Self Invoicing is to be done because the supplier is unregistered. Therefore, he cannot issue a GST compliant invoice. And, thus recipient becomes liable to pay taxes on their behalf.

Also, in case of a reverse charge, the Input tax credit can be availed and utilized by the recipient on the basis of the invoice issued but after the payment of tax. Any amount payable shall be paid by debiting the electronic cash ledger i.e. to be paid in cash.

Details regarding all the invoices issued in respect of supplies attracting a reverse charge, to be furnished separately in table 4B of GSTR-1.

Also Read : What is GST (Goods and Services Tax) in India?

Disclaimer

The materials available on this website are for informational purposes only and not for the purpose of providing legal advice. You should contact your legal adviser to obtain advice with respect to any particular issue or problem. Every effort has been made to avoid errors or omissions in this publication. In spite of this, errors may creep in. The opinions expressed at or through this website are merely the opinions of the individual author. It is noted that neither the Admin nor the Individual authors are responsible for any loss, damage of action to anyone, of any kind, in any manner, therefrom. It is suggested that to avoid any doubt the reader should cross-check all the facts, law and contents of the publication with original Government publication or notification in this regard.


A Visit to Red Fort

This Post is all about my visit to the Red Fort which is a UNESCO World Heritage Site and situated in Chandni Chowk, Delhi.

Red Fort is a historic fort situated in Chandni Chowk, Delhi. Being built by the Mughal Emporer Shah Jahan, Red Fort remained as the main residence of the Mughal dynasty for almost 200 years. The decision to construct Red Fort was taken by Shah Jahan in 1638 when he shifted his capital from Agra to Delhi. It took 10 years to finally complete the construction of this fort.

Also Read: A Guide to Chandni Chowk in Delhi | Where to go for Whom?

Earlier being known as Quila-E-Mubarak (Blessed Fort) by the local people, Red Fort is today a UNESCO World Heritage site. It attracts thousands of visitors every year.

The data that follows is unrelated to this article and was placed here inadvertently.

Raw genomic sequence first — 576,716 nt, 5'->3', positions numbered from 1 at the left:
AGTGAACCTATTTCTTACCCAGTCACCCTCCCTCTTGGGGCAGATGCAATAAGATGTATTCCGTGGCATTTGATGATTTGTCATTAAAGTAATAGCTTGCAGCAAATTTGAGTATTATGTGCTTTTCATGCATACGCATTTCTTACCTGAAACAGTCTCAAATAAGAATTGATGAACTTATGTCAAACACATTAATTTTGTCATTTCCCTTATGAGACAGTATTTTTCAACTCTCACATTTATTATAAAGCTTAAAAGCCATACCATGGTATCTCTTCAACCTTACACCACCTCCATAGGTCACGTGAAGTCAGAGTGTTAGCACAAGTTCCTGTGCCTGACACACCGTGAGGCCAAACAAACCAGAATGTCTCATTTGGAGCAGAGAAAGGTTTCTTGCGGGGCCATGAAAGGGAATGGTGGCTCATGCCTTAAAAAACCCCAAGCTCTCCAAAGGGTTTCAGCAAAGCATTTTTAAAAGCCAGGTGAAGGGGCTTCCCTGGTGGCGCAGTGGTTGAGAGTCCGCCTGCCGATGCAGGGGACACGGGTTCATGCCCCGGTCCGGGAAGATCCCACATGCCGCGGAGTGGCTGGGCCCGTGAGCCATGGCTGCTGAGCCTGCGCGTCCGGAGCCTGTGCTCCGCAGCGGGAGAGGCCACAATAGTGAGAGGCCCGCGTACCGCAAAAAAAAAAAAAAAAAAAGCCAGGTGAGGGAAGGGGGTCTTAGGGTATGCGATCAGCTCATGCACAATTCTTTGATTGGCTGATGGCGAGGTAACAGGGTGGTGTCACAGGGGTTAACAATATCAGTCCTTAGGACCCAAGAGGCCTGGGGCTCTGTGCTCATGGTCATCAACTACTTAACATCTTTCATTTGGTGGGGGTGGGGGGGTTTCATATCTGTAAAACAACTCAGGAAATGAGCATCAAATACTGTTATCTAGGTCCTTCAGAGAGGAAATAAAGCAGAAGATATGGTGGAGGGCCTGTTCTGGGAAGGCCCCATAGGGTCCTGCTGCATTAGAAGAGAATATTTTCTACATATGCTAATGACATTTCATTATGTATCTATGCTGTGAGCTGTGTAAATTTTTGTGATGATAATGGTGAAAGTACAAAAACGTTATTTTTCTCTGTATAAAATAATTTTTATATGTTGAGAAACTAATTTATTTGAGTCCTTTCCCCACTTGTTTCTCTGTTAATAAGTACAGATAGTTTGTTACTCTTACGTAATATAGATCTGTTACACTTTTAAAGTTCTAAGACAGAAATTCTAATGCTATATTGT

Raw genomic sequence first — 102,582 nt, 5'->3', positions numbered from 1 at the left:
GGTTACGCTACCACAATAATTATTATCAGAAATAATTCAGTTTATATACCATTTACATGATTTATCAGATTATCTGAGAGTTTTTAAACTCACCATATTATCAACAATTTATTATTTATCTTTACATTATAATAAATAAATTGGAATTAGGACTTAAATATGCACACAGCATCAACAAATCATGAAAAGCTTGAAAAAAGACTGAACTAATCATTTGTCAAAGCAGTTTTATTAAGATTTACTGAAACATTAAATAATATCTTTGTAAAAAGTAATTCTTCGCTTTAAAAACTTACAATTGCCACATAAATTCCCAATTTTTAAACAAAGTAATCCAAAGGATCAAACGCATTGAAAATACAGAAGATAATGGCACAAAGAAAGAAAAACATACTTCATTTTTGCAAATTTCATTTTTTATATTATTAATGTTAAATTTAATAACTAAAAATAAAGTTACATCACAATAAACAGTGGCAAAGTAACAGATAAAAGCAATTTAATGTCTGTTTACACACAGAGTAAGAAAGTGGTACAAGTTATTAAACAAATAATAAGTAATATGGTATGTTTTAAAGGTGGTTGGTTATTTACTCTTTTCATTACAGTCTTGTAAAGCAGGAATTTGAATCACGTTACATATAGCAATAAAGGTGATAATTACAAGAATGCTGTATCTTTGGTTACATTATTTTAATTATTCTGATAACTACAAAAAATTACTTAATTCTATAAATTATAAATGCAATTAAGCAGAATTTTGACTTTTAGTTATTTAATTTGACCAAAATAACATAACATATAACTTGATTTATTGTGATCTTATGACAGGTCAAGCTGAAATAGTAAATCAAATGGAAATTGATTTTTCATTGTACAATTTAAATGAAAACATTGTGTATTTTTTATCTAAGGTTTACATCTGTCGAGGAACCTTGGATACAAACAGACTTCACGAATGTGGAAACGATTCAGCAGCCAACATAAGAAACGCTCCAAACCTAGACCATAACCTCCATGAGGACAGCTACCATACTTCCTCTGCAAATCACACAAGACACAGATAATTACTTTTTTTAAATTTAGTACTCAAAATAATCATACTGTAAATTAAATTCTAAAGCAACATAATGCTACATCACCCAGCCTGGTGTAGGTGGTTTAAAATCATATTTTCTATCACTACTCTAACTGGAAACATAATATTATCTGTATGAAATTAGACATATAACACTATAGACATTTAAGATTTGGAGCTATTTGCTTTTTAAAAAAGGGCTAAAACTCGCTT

We went to visit this fort at 1:00 PM. For visiting the fort, we bought the entrance token, which one has to keep for the exit too.

Meena-Bazaar-at-Red-Fort
View of Meena Bazaar

Meena Bazaar

After the security check, we entered the Meena Bazaar in the fort. Meena Bazaar has near about 40 shops selling embroidered bags, carpets, artificial jewelry, Indian lehngas and much more. In the Mughal Era, Meena Bazaar was only for the women in the harem, Rajput ladies and the ladies of the noblemen.

This was only for the purpose of joy, entertainment, and charity. At that time, it was also known by the name Bazaar-I-Musaqqaf or Chatta Chowk (Covered Bazaar). The notion of this bazaar was stimulated by the one, Shah Jahan saw in Peshawar (now in Pakistan). During Shah Jahan’s time, there were shops on both the upper and lower levels, but today it is open at the lower level only.

British -Cottages-at-Red-Fort
A snap with British cottages

Also Read : 5 Unforgettable Moments in Kanyakumari (Cape Comorin)

As we move forward after exploring Meena Bazaar, there comes bungalows and cottages which were earlier made and used by Britishers during the 18th century and later used by Indian Army. The inner and the outer court are separated by the huge entrance gate called Naubat Khana.

Naubat Khana

Naubat Khana is basically a drum house, which was used to play the music during the Mughal Era. From here, the musicians used to play Nagadas, Shahnais and various other instruments to inform the arrival of the emperor and other dignitaries.

There was a tradition that everyone except the royal blood had to leave their elephants or horses at this place, in order to further enter into the inner complex of the fort. Naubat Khana was made with red sandstone and covered with white plaster. It has blooming floral designs on the walls, which was originally highlighted with gold.